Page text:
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Diabetes Drug Metformin May Fight Cancer

By
WebMD Health News
Reviewed by Louise Chang, MD

Dec. 3, 2012 -- One of the oldest, cheapest, and most widely used diabetes drugs may be a promising new cancer treatment.

In new research from the Mayo Clinic, ovarian cancer patients who took the drug metformin survived longer than patients who did not take it.

The study is just one of dozens under way worldwide examining the drug -- which costs just pennies a pill -- as a treatment for breast, colon, prostate, pancreatic, and ovarian cancers.

“I happen to be very hopeful that metformin will prove to be a useful cancer treatment,” says American Cancer Society chief medical and scientific officer Otis Brawley, MD.

Diabetes Drug Fights Cancer?

Metformin (also known as Glucophage) has been approved to control blood sugar in the U.S. since the mid-1990s, and it has been used in Europe for more than 50 years.

It is used by millions of people with type 2 diabetes and those at risk for developing the disease.

In the study, Mayo clinic researchers followed 61 women with diabetes taking metformin who also had ovarian cancer, and 178 ovarian cancer patients without diabetes who were not taking the drug.

Even though the metformin-takers and non-takers were matched for age, ovarian cancer stage, and other key variables likely to impact survival, the women who took the drug had improved survival.

After five years, 67% of women who took metformin had not died from ovarian cancer, compared to 47% of women without diabetes who did not take the drug. The researchers also found that among women with diabetes who took insulin or other diabetes drugs, 43% of those taking insulin and 34% of those taking other diabetes drugs had not died from ovarian cancer.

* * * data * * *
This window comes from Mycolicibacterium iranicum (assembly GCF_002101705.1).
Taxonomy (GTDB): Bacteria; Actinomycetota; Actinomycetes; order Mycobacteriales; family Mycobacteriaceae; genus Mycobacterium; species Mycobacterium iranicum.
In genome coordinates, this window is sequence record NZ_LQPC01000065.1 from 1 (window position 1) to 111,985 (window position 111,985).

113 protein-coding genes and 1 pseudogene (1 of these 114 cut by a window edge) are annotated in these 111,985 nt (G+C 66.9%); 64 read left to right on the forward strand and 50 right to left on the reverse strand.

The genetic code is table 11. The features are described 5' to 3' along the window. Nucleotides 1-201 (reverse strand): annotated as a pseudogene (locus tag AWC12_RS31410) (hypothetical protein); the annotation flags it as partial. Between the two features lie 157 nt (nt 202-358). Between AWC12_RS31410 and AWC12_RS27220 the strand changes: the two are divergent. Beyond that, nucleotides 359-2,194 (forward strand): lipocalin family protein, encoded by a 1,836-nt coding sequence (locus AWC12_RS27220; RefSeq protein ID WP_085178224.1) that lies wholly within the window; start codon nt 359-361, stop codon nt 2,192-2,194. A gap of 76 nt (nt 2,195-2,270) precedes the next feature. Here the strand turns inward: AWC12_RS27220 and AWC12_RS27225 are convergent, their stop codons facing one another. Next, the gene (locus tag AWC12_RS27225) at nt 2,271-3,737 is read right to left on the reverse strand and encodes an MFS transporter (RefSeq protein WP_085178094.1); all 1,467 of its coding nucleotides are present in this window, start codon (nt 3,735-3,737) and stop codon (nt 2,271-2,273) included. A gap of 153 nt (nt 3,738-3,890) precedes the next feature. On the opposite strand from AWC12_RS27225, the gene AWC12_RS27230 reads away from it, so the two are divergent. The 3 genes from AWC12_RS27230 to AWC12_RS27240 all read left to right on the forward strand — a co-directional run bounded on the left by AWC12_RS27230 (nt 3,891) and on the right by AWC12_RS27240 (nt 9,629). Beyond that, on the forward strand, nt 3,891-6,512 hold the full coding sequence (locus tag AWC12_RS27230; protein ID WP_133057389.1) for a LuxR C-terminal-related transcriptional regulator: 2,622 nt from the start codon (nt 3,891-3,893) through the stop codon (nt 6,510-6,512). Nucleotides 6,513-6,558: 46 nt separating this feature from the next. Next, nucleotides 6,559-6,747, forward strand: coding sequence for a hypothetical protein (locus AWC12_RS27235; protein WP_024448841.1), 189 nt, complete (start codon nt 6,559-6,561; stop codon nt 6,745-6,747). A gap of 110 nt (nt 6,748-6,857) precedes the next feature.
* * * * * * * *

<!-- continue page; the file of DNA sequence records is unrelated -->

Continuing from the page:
The study was published online today in the journal Cancer.

“The survival difference in the two groups was striking,” says researcher Sanjeev Kumar, MBBS.

William Cliby, MD, agrees. He directs the department of gynecologic surgery at the Mayo Clinic.

While it was not clear if taking the diabetes drug caused the women with diabetes to live longer, Cliby says the data certainly pointed in that direction.

“Every way we looked at this, the metformin group always did better,” he says.

 

More Study Needed, Researchers Say

The researchers say the findings illustrate the need for clinical trials to determine if the diabetes drug really does have a place in the treatment of ovarian cancer.

Until these trials are done, metformin is not likely to be included in the drugs now used by patients with the disease, even though it has been used by tens of millions of people and has a long safety record.

Common side effects include problems such as diarrhea, bloating, gas, and indigestion.

While these complaints are not often serious, Brawley points out that they mimic symptoms commonly associated with ovarian cancer relapse.

“I could easily see a woman having a lot of unnecessary anxiety because she thinks her cancer is back, or her doctor being fooled into ordering a lot of unnecessary diagnostic tests,” he says.

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